Let’s start by looking at the costs. Every time I’ve mentioned the future of the internet on this blog, I’ve gotten comments and emails from readers who think that the price of their monthly internet service is a reasonable measure of the cost of the internet as a whole. For a useful corrective to this delusion, talk to people who work in data centers. You’ll hear about trucks pulling up to the loading dock every single day to offload pallet after pallet of brand new hard drives and other components, to replace those that will burn out that same day. You’ll hear about power bills that would easily cover the electricity costs of a small city. You’ll hear about many other costs as well. Data centers are not cheap to run, there are many thousands of them, and they’re only one part of the vast infrastructure we call the internet: by many measures, the most gargantuan technological project in the history of our species.
The Archdruid Report goes on to outline the Ponzi-ish scheme that keeps the whole thing moving along. Huge companies spend more and more, failing to make a profit but buttressed by venture capitalists who are looking for the next big thing. It's about the least seamless, frictionless thing you can imagine, but it's presented to use as seamless and frictionless because someone is making money when we see it that way.

When I think about these things, I wonder about the role that seamlessness and frictionlessness life play in people's dreams and fantasies. In this previous post I wrote about the dream of the "singularity": a post-human time, when people will transcend human bodies and materiality and live on in some completely seamless and frictionless way. And as I said there, I can't even understand what these people are dreaming of.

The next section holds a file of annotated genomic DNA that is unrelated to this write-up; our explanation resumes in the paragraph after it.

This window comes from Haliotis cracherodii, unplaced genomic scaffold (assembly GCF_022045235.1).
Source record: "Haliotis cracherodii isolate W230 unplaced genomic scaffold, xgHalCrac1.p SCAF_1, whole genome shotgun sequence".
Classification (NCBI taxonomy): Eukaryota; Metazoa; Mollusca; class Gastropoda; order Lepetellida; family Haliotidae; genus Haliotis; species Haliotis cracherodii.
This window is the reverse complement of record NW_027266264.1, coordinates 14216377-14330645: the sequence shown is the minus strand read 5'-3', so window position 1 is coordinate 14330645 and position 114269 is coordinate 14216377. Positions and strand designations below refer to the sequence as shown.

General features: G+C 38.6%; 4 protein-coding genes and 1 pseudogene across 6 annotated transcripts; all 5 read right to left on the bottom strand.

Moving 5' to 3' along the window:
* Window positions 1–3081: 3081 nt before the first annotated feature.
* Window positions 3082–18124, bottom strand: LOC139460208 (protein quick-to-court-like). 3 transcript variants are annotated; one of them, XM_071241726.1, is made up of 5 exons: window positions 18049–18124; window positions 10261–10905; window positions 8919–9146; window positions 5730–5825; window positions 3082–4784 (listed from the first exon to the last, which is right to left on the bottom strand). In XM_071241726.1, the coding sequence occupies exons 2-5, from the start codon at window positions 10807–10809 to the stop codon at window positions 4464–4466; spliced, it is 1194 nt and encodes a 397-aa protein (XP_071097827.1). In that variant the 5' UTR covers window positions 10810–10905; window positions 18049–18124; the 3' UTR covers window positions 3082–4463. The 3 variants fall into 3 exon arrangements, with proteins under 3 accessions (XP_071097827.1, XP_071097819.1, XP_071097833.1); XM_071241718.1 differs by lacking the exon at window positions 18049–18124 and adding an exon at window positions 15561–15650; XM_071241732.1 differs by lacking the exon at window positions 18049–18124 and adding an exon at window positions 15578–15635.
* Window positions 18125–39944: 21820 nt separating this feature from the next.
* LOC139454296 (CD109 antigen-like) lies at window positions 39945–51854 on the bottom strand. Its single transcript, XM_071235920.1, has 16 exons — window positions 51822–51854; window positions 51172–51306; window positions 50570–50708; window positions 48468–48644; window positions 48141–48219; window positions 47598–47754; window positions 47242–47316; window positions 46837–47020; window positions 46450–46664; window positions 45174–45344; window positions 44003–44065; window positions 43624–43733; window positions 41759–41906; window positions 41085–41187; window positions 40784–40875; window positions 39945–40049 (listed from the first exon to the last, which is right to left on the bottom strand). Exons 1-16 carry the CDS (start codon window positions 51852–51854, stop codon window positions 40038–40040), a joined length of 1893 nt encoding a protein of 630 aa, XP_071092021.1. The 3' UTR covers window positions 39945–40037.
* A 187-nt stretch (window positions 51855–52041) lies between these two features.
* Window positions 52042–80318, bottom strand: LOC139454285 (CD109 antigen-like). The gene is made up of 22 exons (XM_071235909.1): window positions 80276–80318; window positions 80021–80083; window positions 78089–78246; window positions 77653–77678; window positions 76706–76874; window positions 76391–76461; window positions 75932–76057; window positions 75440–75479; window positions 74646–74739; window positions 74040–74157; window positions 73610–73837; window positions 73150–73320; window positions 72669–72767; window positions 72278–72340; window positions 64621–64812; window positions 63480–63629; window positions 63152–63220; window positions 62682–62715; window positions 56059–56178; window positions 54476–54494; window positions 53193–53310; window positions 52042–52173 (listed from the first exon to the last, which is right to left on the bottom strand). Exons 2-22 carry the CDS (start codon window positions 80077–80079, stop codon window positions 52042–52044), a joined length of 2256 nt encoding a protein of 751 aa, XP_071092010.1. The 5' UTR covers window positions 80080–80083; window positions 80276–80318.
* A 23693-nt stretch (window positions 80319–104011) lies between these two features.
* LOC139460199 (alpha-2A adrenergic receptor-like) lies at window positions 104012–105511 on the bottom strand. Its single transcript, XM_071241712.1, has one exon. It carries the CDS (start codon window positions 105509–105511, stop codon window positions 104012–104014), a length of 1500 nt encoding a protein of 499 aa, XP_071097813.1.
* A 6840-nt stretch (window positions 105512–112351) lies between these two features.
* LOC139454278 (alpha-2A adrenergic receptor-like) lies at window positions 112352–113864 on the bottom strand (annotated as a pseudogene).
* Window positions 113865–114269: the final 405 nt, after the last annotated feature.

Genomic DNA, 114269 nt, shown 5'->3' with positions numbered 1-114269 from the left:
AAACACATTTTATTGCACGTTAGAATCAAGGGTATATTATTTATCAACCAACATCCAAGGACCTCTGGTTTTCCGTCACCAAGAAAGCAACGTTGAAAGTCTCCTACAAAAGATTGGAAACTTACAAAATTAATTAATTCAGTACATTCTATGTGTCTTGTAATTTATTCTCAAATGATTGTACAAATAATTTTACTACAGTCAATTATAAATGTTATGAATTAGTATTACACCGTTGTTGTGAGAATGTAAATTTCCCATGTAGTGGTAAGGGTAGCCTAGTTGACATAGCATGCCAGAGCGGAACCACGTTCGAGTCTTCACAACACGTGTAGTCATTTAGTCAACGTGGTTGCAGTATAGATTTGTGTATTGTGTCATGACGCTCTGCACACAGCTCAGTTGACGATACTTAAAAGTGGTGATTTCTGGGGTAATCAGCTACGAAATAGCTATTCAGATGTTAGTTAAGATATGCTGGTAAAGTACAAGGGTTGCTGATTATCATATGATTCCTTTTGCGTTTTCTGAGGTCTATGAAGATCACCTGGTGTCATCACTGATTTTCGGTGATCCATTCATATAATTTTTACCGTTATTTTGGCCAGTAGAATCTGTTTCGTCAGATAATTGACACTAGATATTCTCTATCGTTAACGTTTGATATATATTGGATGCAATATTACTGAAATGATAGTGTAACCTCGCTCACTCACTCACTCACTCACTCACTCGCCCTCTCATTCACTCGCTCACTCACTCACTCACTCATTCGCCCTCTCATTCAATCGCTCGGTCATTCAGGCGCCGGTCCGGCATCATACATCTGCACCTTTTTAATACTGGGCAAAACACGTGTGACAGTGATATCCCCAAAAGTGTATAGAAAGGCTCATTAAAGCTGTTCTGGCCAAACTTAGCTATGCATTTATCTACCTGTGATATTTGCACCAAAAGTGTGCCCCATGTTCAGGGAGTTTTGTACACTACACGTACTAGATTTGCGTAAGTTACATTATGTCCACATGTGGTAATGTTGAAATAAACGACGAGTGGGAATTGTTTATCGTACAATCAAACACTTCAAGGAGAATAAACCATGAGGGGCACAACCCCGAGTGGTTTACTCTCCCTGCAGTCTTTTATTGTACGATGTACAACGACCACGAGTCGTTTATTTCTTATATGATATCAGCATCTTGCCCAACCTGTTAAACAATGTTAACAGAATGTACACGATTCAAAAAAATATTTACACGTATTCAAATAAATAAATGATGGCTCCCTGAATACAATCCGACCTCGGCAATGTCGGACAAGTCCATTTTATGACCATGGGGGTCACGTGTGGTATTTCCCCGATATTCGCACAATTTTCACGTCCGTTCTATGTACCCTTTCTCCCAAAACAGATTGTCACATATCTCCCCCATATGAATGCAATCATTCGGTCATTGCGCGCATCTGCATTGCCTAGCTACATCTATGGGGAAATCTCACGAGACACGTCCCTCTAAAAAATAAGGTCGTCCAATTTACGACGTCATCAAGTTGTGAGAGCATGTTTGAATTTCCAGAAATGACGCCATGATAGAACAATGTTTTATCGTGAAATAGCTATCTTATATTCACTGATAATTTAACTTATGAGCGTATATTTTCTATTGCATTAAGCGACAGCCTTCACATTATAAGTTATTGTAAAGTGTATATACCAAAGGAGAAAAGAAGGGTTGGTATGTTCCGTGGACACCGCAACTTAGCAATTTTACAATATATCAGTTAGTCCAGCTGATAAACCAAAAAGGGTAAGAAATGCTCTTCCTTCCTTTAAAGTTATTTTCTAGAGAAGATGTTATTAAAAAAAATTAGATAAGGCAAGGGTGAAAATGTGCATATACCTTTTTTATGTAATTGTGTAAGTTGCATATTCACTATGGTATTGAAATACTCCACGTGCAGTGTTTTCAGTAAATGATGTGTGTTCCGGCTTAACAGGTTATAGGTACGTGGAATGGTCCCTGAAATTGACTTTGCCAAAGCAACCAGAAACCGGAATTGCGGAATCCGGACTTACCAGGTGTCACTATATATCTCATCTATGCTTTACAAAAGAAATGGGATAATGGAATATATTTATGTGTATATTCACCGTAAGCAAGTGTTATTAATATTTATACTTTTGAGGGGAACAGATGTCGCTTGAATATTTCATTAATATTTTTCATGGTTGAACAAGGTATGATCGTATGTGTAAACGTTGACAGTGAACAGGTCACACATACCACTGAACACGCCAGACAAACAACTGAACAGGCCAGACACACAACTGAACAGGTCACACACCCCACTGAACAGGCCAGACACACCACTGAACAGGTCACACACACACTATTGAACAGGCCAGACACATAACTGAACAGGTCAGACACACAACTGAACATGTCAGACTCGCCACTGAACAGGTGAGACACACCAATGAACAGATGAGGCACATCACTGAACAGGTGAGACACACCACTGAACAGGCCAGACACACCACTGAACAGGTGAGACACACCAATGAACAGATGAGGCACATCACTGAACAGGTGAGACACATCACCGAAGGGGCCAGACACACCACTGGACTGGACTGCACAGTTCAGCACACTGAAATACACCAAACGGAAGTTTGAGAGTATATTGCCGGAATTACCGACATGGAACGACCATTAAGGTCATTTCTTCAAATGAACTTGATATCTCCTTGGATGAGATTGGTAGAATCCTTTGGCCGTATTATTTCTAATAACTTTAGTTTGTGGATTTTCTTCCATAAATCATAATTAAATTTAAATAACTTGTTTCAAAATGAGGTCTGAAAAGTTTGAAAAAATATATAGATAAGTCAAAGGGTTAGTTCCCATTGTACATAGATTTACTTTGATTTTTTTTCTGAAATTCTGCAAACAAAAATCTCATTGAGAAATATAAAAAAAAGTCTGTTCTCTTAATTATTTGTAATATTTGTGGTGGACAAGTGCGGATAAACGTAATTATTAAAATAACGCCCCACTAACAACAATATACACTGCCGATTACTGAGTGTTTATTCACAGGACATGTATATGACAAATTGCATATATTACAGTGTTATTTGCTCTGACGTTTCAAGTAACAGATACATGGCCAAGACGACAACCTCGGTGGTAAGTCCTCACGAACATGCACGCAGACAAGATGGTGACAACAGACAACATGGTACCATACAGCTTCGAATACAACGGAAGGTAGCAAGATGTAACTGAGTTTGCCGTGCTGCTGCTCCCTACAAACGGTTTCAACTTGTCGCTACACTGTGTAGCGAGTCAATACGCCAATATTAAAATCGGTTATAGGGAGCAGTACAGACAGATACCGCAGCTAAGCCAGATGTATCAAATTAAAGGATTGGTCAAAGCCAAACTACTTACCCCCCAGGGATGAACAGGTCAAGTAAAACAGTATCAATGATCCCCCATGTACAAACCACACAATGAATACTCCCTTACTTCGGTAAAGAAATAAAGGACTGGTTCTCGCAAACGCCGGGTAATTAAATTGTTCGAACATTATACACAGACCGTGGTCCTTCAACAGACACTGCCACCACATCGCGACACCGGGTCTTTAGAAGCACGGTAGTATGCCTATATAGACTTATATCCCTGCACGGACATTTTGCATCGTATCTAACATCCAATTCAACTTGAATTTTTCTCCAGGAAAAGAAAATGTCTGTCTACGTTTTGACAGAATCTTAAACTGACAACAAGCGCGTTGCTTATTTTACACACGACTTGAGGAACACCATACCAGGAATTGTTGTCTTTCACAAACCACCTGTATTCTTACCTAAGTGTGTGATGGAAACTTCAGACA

If popular culture is any guide, what we really love are things like food, sex, sports, and hanging out. None of these are seamless or frictionless activities, or things you could do if you were just a brain downloaded into a computer. In fact, the things computer brains do well -- like math and playing chess -- well, for most people they're not even registering on the fun scale.

So while there are obvious aspects of wishful thinking with Plan B type planning, in a deeper sense there's a question of where our dreams of a seamless world are coming from, and how those dreams lead us to the errors they do. And there I don't really know the answer.

Monday, August 17, 2015

What Is Femininity, Anyway?

Back in July, Laura Jane Grace was the guest on Marc Maron's WTF podcast, and one of the things she talked about was her "experiences as a trans woman in a punk rock world." I'd never heard of Laura Jane Grace and I don't know much of anything about her music -- but as usual it was an interesting discussion.

At one point Laura Jane and Marc got talking about gender dysphoria. Laura Jane described being a little boy and seeing -- I think it was Madonna? -- on TV and hoping to grow up into that kind of person, and slowly becoming aware that that wasn't the way things were heading.

Later she described how much more recently she began hiding her gender dysphoria experiences. She talked about how she was trying to keep it a secret, and so she would hide that part of herself away from people, and act on it only when she was alone, on tour or something. 

Marc asked about what that was like -- like what texture did that experience have, what did it involve? And she talked about wanting to wear women's clothing, and how sad it could be to have to settle -- to settle for the first thing you could grab at Target or whatever, instead of being able to have things you really like, in your own style.

And at one point she was elaborating on the clothing point, and -- I'm just recounting this from memory of course -- she said something about how she would want to wear feminine clothing, like either specifically feminine items like a dress or clothes styled in a certain way. For example, if she was going to wear a tank top, she'd want it to be a tank top cut in a particularly feminine way.